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A model for fluvial bedrock incision by impacting suspended and bed load sediment

Lamb, Michael P. and Dietrich, William E. and Sklar, Leonard S. (2008) A model for fluvial bedrock incision by impacting suspended and bed load sediment. Journal of Geophysical Research F, 113 (F3). F03025. ISSN 0148-0227. doi:10.1029/2007JF000915.

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A mechanistic model is derived for the rate of fluvial erosion into bedrock by abrasion from uniform size particles that impact the bed during transport in both bed and suspended load. The erosion rate is equated to the product of the impact rate, the mass loss per particle impact, and a bed coverage term. Unlike previous models that consider only bed load, the impact rate is not assumed to tend to zero as the shear velocity approaches the threshold for suspension. Instead, a given sediment supply is distributed between the bed and suspended load by using formulas for the bed load layer height, bed load velocity, logarithmic fluid velocity profile, and Rouse sediment concentration profile. It is proposed that the impact rate scales linearly with the product of the near-bed sediment concentration and the impact velocity and that particles impact the bed because of gravitational settling and advection by turbulent eddies. Results suggest, unlike models that consider only bed load, that the erosion rate increases with increasing transport stage (for a given relative sediment supply), even for transport stages that exceed the onset of suspension. In addition, erosion can occur if the supply of sediment exceeds the bed load transport capacity because a portion of the sediment load is transported in suspension. These results have implications for predicting erosion rates and channel morphology, especially in rivers with fine sediment, steep channel-bed slopes, and large flood events.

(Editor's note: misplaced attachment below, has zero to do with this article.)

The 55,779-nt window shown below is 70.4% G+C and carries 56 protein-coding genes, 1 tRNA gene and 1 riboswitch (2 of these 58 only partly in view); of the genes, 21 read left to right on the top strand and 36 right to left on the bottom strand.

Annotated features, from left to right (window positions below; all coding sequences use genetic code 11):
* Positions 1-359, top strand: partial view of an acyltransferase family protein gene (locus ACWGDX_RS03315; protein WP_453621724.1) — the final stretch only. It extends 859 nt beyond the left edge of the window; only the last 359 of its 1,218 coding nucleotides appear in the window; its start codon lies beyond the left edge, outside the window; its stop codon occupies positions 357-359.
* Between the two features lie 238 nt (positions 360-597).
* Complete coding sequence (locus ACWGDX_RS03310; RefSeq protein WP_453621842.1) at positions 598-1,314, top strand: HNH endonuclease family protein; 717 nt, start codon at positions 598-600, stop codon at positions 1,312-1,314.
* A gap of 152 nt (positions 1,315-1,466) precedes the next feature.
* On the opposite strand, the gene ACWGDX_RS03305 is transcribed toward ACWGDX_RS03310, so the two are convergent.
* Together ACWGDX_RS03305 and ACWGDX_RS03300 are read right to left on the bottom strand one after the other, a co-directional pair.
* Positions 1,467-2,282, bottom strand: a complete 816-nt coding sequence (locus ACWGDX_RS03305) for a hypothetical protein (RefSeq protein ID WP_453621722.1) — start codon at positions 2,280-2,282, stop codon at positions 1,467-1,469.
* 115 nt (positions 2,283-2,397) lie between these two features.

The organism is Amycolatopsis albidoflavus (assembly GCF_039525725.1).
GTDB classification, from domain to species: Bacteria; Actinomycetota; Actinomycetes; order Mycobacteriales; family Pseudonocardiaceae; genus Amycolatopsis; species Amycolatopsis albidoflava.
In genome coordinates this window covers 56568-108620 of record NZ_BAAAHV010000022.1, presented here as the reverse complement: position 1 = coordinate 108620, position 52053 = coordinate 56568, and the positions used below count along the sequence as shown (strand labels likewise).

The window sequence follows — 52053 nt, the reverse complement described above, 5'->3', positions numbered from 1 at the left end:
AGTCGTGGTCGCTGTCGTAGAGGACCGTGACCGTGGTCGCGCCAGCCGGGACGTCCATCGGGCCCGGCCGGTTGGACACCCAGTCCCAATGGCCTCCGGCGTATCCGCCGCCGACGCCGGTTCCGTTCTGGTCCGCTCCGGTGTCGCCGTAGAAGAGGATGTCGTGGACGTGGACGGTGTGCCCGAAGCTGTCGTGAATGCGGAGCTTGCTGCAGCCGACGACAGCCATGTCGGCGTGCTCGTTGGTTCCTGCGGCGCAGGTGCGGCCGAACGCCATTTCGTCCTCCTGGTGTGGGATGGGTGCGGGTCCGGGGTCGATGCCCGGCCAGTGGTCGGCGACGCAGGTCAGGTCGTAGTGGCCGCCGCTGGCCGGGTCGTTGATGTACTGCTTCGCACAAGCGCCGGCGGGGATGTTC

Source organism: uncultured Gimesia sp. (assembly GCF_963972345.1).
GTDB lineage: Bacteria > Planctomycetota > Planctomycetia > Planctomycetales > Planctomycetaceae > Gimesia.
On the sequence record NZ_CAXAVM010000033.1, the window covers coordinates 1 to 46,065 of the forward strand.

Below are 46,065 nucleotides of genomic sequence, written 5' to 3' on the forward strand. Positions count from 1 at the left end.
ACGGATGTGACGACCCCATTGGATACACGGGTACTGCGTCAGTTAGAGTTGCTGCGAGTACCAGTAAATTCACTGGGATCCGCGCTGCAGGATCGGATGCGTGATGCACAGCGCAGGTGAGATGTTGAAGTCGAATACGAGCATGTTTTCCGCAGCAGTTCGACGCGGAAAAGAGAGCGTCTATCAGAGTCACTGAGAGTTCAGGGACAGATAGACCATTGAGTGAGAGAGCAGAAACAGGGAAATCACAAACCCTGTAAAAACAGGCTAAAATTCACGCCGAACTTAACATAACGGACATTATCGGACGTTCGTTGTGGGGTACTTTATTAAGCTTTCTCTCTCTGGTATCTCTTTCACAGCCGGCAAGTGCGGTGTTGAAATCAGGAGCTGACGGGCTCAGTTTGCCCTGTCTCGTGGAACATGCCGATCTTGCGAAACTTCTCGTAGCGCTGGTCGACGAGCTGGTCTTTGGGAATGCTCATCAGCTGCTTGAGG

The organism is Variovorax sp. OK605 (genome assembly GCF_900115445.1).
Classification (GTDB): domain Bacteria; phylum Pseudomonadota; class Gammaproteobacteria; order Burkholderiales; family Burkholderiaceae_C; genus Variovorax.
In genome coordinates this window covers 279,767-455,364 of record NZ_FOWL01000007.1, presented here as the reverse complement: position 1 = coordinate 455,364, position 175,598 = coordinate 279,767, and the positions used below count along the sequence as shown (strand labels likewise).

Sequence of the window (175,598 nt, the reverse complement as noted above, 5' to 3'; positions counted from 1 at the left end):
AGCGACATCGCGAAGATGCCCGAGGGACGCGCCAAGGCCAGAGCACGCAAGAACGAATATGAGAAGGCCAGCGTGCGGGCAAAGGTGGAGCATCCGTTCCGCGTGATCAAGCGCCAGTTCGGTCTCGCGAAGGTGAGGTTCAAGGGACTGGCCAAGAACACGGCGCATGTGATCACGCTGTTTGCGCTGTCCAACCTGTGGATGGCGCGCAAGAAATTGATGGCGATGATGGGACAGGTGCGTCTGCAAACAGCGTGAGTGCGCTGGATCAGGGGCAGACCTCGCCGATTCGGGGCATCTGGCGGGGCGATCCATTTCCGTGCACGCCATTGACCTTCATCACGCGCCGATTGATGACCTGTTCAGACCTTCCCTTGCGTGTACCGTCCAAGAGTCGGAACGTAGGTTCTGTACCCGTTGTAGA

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Lamb, Michael P.0000-0002-5701-0504
Additional Information:©2008 American Geophysical Union. Received 24 September 2007; revised 5 May 2008; accepted 23 July 2008; published 17 September 2008. This study was funded by NASA BioMars. We thank Michael Manga and Mark Stacey for insightful comments and Ben Crosby and Jens Turowski for helpful reviews.
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Subject Keywords:river incision; particle motions; salting grains; transport model; flow resistance; water-stream; erosion; suspension; abrasion; chemicals
Issue or Number:F3
Record Number:CaltechAUTHORS:LAMjgrf08b
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Usage Policy:No commercial reproduction, distribution, display or performance rights in this work are provided.
ID Code:13416
Deposited By: Tony Diaz
Deposited On:12 May 2009 20:50
Last Modified:08 Nov 2021 22:37

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